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The wind of the North whispers a name, and all who hear it are frozen in fear. It is the name of the Necromancer. And it means death...

In the South, Linaera dreams of becoming a healer. A novice at the Academy of Magic, she skips most of her battle magic classes (because who needs battle magic anyway?) When her mentor, Terrin, decides to send her on a quest to the icy North, Linaera will have to learn far more than a simple fire spell to survive the ravenous undead.

Even so, Linaera will have to face greater dangers if she is to prevail. There is a dark secret hiding in the depths of the North; a secret that will make her stronger—or destroy her.

Magic and adventure beckon in the world of Arachadia. There’s dark humour for the cynics, and a sweet love story for the romantics. If you like stories about mages, bad-tempered ghosts, dragons, elves and thief guilds—you’ve come to the right place.

What readers are saying:

★★★★★ “It truly made me feel like I was seeing everything the characters were seeing; the detail is immaculate.” —Ashley Tomlinson

★★★★★ “Between the intricate plot, unique and fascinating characters, and a story line that held me riveted to the very end... this was one incredible ride.” —Teresa

★★★★★ “The Necromancer is an adventure through an old school fantasy world, and I enjoyed it immensely.” —Jayde Kemsley

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The mage ran through the forest, and the necromancer followed.

Eiliara was her name. She was a fool. She told herself as much: You fool, Eiliara; you arrogant, stupid fool. Determined to uphold justice, you doomed yourself. You can’t fight him—you’ll die here, on this forsaken mountain. What the mage told herself was true, but still she carried on running. Perhaps she thought she could evade him—though that was folly, as any halfway competent mage would have told her. In reality, she ran because she was a Silver Mage, and Silver Mages never give up.

The forest around her is shrouded by darkness; the moon, a graceful queen in her empyrean abode, shines a pale blue light. The necromancer’s laughter follows her laboured breathing and tired footsteps. His is a dark laugh, a mixture of both arrogance and madness.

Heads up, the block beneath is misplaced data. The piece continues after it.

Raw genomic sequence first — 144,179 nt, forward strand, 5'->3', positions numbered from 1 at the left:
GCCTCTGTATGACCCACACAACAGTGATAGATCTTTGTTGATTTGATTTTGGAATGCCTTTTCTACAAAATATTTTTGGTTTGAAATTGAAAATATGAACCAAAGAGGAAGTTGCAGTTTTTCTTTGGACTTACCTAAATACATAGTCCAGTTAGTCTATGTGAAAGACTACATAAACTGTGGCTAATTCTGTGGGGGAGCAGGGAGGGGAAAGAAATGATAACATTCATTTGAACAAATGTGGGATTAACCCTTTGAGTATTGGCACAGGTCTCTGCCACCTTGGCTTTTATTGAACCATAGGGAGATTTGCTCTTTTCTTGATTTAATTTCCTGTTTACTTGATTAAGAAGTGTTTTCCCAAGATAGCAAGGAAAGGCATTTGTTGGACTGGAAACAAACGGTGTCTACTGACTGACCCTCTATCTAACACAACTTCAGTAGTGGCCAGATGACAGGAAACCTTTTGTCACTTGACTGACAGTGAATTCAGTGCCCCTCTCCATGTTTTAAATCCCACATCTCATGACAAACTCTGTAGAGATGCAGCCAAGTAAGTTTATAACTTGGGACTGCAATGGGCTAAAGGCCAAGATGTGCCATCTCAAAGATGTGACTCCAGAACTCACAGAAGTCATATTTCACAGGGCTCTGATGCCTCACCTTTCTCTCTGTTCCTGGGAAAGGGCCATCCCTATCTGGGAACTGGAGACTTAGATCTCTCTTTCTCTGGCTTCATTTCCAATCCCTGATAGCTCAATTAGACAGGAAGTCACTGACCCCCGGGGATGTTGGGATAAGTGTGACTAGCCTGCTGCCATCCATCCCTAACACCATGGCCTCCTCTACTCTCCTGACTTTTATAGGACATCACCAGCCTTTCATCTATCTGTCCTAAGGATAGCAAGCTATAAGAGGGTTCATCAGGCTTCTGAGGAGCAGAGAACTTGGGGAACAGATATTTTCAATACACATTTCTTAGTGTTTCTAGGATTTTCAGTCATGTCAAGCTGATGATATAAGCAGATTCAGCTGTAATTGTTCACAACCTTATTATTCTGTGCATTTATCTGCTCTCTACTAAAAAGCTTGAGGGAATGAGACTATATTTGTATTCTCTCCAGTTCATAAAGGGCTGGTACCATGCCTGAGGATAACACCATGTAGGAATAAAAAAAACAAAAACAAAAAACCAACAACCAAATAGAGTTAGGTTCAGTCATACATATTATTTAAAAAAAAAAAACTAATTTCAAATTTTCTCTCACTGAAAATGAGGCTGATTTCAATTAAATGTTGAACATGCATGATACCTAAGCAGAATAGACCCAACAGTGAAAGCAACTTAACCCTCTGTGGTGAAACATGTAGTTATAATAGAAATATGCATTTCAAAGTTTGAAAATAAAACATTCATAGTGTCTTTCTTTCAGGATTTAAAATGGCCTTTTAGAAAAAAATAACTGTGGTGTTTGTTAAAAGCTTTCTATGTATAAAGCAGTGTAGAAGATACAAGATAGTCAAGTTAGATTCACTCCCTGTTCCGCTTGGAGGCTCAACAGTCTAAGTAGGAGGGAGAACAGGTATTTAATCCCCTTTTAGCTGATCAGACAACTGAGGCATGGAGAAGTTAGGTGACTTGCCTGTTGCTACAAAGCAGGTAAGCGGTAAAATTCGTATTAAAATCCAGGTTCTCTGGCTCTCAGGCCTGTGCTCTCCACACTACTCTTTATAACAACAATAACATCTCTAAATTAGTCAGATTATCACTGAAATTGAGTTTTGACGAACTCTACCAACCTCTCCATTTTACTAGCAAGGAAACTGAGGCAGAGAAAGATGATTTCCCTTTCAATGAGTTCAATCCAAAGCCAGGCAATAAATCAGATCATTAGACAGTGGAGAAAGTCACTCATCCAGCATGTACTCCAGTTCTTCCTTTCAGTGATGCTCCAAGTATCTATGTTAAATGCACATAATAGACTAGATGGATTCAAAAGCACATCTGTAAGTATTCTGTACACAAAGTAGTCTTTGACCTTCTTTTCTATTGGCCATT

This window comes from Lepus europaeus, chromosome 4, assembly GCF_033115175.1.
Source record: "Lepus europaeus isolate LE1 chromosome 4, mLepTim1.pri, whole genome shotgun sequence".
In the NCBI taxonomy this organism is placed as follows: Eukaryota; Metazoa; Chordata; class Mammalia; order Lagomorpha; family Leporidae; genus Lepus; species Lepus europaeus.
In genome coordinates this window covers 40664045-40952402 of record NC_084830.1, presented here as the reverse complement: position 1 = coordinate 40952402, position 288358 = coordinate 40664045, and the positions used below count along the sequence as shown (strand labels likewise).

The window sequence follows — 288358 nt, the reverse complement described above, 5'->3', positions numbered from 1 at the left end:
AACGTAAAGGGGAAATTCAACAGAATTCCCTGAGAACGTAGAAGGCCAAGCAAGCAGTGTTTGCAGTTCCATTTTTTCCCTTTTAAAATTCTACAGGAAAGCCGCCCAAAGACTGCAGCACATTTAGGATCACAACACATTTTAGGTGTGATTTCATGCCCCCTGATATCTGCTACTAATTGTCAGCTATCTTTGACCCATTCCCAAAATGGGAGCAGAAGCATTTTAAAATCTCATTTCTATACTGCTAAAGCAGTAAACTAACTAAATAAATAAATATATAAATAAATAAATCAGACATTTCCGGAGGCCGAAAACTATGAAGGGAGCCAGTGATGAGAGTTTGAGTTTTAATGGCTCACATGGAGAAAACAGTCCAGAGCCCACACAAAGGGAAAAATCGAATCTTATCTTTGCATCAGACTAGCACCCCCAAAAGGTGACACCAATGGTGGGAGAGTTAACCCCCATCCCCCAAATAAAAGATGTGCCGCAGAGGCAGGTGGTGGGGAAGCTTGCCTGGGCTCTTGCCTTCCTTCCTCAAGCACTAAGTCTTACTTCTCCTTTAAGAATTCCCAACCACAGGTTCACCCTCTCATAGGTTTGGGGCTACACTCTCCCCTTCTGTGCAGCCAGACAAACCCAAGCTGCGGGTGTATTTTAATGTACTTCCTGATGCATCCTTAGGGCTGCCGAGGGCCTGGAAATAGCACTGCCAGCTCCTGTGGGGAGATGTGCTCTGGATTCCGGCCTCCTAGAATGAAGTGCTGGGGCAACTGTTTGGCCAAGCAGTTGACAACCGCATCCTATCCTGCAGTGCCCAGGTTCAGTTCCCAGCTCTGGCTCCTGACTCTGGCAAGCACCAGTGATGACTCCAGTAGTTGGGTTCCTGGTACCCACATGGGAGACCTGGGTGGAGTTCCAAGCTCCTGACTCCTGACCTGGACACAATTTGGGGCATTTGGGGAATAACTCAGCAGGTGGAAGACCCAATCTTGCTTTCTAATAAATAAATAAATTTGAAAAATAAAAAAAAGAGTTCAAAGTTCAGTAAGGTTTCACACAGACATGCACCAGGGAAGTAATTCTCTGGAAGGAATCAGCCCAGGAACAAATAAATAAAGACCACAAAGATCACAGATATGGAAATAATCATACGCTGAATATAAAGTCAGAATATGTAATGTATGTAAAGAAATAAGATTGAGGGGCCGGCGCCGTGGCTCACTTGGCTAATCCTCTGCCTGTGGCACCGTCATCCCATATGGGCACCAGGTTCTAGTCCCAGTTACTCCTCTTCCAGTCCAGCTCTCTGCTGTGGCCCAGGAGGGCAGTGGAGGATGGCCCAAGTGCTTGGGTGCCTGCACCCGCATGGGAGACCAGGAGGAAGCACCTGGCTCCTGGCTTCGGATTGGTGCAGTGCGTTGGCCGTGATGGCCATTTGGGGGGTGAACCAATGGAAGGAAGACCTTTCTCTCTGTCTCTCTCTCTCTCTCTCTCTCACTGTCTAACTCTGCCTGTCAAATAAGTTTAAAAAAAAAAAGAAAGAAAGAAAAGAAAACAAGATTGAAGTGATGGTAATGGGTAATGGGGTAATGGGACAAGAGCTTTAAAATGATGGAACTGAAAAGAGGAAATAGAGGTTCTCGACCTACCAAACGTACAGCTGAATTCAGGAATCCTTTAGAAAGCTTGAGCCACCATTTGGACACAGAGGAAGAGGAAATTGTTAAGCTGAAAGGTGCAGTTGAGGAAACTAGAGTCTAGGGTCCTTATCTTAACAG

“Trying to escape me, mage?” The mage pays him no heed; she continues running.

Then Eiliara feels it—a terrible emptiness, a howling being of death, given birth through unholy magic.

The Wraith, for it can be no other, soon outruns her. It moves with an impossible grace; it moves unhindered by physical imperfections or moral bounds. It tries to grasp her in its lethal embrace—to consume her with darkness.

Eiliara’s spell is but a whispered word, and yet its power is undeniable. There is a searing flash of white. There is a bitter tang of ozone, not such as might be caused by a storm, but the taste of powerful magic. The Wraith screams, and then it implodes.

The necromancer is no fool, Eiliara; he sent the Wraith only to toy with you. Her words prove correct. There is a powerful gust of wind; the necromancer then appears before her, darkness pooling at his edges.

He was, Eiliara had to admit, rather beautiful. His jaw was masculine—a faint hint of stubble graced it, perfectly trimmed and subtly seductive. His hair was obsidian black, and gleamed in that pale moonlit night. His countenance was that of an aristocrat; his bearing arrogant and forceful.

“My darling mage!” he begins. “To think you could destroy my faithful undead, and hope to avoid my notice. Your arrogance is remarkable. But I must admit,” he says mockingly, “that I do find it intriguing. Are you brave, or merely stupid?”

“Spare me your insults, necromancer, and do not pretend that you yourself are not privy to the allure of arrogance.”

The necromancer laughs. “Ah, but you see, my arrogance is justified; for I am the most powerful wielder of magic in this forsaken realm. You, Silver Mage, are no match for me.”

“Let us see if your words mean anything,” the mage taunts. Her attack is powerful and without warning. The world turns white; her power slams into the necromancer. She attacks with spells—spells of fire, of thunder, and of magics beyond the ken of ordinary battle mages.

The light fades, and the efforts of her assault are revealed. The necromancer stands tall, his expression amused—perhaps even bored. His eyes glow an ethereal blue; they are alit by the unholy power of his dark magic, and the madness of his disturbed mind.

“Is that really all the mage academies could teach you? I fear I shall not be terribly entertained.” His words are not in jest; the power he unleashes cannot be underestimated.

At first he attacks with ice—a coldness so profound, Eiliara feels as if all the stars of Arachadia had been extinguished. Then he attacks with fire: a fire unearthly and blue. Then with blackness. It is a darkness absolute, an abyss into the dead lands, a precipice where life hangs dearly for its continued existence.